“The goal of the EcoPeak project is to develop a tool which can be used to predict the effects of hydropeaking on a given indicator species (e.g. brown trout, grayling) for various life stages. In this work, fish are represented as unique thermodynamic entities responding to hydrodynamic and thermodynamic gradients, where in the case of hydropeaking, the hydrodynamic terms are considerably larger. The model development has been heavily influenced by the constructal theory of Adrian Bejan and Sylvie Lorente.
Aspects of theoretical biology have been taken from Robert Rosen's relational biology. The works of Robert Ulanowicz and Donald Mikulecky have also strongly influenced the nature of the fish model development. Deterministic notions have been replaced with a probabilistic assessment of suitable locations, considering a single species and life stage's evolved physiological constraints. The purpose of this work is to incorporate a more rigorous biophysical approach, rooted in irreversible thermodynamics which allows for an improved habitat estimation for fish subject to highly instationary flow regimes.”
|Robotics researcher Maarja Kruusmaa (2014), examining the fish robot sensor prototype, co-developed with Tuhtan and signal processing researcher Joni Kamarainen. (Ѻ)|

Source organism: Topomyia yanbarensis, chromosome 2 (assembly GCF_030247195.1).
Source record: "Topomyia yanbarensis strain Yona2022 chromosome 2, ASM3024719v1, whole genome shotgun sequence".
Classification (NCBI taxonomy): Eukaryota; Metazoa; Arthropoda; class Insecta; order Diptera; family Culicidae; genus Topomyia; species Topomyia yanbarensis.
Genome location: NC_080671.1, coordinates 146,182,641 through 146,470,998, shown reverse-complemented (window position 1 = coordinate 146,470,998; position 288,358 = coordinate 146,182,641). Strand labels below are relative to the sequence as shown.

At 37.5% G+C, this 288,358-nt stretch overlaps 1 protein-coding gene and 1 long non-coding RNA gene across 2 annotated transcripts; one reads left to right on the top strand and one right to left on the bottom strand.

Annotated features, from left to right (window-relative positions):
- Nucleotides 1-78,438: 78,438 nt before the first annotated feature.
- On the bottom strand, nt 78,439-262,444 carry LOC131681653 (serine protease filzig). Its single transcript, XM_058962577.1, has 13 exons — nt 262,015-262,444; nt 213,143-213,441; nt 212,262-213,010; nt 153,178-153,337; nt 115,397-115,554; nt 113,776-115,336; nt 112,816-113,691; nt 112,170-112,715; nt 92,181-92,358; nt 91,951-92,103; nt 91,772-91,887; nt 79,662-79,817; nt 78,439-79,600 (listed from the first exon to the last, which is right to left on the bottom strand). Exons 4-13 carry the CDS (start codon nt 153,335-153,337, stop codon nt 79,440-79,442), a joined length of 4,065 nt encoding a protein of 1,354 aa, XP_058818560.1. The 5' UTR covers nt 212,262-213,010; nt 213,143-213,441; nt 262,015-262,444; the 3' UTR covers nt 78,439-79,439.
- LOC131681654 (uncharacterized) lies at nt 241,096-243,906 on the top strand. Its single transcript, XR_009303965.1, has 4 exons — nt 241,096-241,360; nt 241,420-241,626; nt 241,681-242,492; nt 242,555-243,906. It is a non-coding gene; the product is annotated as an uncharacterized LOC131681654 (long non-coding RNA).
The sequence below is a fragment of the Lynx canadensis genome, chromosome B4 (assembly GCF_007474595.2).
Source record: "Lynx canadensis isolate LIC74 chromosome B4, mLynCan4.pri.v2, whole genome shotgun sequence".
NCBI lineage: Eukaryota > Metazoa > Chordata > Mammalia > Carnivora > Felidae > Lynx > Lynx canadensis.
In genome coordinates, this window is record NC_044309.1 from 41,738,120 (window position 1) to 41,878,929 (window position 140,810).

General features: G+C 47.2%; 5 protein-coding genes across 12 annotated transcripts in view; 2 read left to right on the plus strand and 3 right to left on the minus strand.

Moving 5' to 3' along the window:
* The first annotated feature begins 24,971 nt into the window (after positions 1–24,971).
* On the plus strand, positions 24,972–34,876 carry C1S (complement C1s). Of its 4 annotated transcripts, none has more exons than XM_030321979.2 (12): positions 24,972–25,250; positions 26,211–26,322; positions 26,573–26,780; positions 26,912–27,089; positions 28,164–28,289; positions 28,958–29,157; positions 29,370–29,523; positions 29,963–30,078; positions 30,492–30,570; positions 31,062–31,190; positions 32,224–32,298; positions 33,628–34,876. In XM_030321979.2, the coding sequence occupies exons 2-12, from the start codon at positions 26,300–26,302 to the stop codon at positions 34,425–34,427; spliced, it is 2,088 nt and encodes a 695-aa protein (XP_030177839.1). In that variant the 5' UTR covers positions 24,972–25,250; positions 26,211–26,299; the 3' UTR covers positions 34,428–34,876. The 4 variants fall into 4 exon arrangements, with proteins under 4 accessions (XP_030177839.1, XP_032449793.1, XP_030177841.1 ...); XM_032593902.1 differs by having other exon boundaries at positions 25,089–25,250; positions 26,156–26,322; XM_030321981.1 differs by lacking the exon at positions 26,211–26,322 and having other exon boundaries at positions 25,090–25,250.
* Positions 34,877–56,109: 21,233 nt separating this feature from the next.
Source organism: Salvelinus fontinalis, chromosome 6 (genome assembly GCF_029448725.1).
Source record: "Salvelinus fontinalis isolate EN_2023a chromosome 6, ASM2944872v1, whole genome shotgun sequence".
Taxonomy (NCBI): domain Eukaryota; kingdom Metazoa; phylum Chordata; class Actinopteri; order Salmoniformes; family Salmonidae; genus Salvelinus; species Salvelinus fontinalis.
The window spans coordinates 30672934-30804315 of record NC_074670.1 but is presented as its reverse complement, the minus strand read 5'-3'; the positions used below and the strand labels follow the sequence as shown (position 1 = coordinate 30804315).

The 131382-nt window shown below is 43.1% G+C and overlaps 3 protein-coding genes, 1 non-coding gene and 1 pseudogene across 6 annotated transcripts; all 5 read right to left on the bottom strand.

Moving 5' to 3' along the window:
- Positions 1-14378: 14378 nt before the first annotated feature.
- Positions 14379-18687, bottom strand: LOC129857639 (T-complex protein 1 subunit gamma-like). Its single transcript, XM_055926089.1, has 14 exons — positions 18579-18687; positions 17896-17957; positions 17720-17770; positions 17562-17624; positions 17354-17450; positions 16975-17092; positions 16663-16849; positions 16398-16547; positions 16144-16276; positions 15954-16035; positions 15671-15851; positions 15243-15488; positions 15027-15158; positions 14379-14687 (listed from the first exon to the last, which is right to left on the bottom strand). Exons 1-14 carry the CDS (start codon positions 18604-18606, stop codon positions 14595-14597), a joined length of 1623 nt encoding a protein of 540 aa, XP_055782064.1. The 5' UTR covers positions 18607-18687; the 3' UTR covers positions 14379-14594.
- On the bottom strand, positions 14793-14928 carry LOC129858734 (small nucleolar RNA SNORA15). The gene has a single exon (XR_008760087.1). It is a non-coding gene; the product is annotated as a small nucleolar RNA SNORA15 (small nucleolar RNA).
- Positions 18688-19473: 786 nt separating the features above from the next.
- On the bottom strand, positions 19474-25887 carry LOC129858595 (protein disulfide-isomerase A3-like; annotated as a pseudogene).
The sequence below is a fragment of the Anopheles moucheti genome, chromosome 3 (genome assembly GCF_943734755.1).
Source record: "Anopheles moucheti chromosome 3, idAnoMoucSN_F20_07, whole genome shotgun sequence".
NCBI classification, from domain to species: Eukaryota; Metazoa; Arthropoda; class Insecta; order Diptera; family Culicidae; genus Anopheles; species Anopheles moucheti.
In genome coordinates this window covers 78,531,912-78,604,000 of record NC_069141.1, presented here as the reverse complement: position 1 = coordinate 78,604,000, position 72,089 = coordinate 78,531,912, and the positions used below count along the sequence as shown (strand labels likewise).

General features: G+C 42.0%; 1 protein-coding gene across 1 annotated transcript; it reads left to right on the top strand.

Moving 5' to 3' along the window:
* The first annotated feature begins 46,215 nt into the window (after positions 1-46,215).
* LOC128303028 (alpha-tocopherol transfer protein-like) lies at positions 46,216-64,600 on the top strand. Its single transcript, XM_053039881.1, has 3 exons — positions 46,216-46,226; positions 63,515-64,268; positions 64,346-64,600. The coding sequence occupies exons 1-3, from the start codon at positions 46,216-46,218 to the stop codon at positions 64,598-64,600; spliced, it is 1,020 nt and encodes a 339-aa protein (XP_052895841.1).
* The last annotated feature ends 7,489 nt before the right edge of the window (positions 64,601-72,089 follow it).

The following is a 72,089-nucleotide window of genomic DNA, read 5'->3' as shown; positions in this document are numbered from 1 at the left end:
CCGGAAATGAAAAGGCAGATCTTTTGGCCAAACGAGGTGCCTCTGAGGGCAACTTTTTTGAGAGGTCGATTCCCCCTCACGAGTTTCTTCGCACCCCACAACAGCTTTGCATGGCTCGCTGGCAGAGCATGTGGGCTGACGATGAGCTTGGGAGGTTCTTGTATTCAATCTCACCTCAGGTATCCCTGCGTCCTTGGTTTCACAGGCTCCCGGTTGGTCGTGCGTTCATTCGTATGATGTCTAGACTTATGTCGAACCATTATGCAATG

|On 29 Jan 2011, Tuhtan had finished reading American electrochemical engineer Libb Thims’ The Human Molecule (2008), wherein fish are conceptualized as 22-element molecules and described thermodynamically.  This inlet into modelling fish thermodynamically gave Tuhtan impetus and direction to his work and, over the next year, used Hmolpedia and its discussion forum, as spring board and research platform to complete his PhD dissertation, entitled: "A Modeling Approach for Alpine Rivers Impacted by Hydropeaking Including the Second Law Inequality", in ecological engineering. |
“The human species is but one of many. Viewed from a sort of universal microscope, we appear as but a vast collection of molecules in motion. In our current state we are firmly attached to an Earthly substrate, feeding off the energy gradient of the Sun. The fate of our chemical species is undeniably tied to the affinities and energies of interaction required to maintain our evolving earth ecosystem. We live in a closed system. In order to understand the nature of things, we must learn more about both our reactions and our products.”— Jeff Tuhtan (2012), PhD “A Modeling Approach for Alpine Rivers Impacted by Hydropeaking Including the Second Law Inequality” (pg. 1); cited by Libb Thims, in his piston and cylinder section (Ѻ), of his 2013 NIU lecture.